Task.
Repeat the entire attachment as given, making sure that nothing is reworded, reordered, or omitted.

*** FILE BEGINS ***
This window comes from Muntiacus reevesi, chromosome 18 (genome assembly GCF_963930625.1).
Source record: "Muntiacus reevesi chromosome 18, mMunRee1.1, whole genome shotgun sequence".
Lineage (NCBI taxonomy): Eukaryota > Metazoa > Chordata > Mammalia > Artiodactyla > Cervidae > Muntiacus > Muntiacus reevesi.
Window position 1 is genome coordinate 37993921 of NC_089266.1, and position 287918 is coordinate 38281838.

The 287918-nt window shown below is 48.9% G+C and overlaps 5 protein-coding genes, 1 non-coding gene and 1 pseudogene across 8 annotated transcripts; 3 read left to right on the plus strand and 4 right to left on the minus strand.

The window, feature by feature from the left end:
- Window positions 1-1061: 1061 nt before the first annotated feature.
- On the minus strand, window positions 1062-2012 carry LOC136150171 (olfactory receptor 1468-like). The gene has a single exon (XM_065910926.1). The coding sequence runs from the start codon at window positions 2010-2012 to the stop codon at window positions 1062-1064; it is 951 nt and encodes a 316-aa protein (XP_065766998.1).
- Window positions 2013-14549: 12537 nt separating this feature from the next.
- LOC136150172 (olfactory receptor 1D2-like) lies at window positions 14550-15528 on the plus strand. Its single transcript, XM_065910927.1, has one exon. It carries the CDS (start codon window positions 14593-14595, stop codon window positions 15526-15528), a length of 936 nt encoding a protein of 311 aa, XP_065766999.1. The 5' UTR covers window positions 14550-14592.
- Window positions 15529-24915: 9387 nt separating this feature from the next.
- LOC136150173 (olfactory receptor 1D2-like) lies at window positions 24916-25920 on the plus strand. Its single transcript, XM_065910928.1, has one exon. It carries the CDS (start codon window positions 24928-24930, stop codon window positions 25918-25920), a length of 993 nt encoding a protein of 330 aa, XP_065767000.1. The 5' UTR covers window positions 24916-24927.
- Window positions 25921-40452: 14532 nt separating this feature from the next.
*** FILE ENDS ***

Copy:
This window comes from Muntiacus reevesi, chromosome 18 (genome assembly GCF_963930625.1).
Source record: "Muntiacus reevesi chromosome 18, mMunRee1.1, whole genome shotgun sequence".
Lineage (NCBI taxonomy): Eukaryota > Metazoa > Chordata > Mammalia > Artiodactyla > Cervidae > Muntiacus > Muntiacus reevesi.
Window position 1 is genome coordinate 37993921 of NC_089266.1, and position 287918 is coordinate 38281838.

The 287918-nt window shown below is 48.9% G+C and overlaps 5 protein-coding genes, 1 non-coding gene and 1 pseudogene across 8 annotated transcripts; 3 read left to right on the plus strand and 4 right to left on the minus strand.

The window, feature by feature from the left end:
- Window positions 1-1061: 1061 nt before the first annotated feature.
- On the minus strand, window positions 1062-2012 carry LOC136150171 (olfactory receptor 1468-like). The gene has a single exon (XM_065910926.1). The coding sequence runs from the start codon at window positions 2010-2012 to the stop codon at window positions 1062-1064; it is 951 nt and encodes a 316-aa protein (XP_065766998.1).
- Window positions 2013-14549: 12537 nt separating this feature from the next.
- LOC136150172 (olfactory receptor 1D2-like) lies at window positions 14550-15528 on the plus strand. Its single transcript, XM_065910927.1, has one exon. It carries the CDS (start codon window positions 14593-14595, stop codon window positions 15526-15528), a length of 936 nt encoding a protein of 311 aa, XP_065766999.1. The 5' UTR covers window positions 14550-14592.
- Window positions 15529-24915: 9387 nt separating this feature from the next.
- LOC136150173 (olfactory receptor 1D2-like) lies at window positions 24916-25920 on the plus strand. Its single transcript, XM_065910928.1, has one exon. It carries the CDS (start codon window positions 24928-24930, stop codon window positions 25918-25920), a length of 993 nt encoding a protein of 330 aa, XP_065767000.1. The 5' UTR covers window positions 24916-24927.
- Window positions 25921-40452: 14532 nt separating this feature from the next.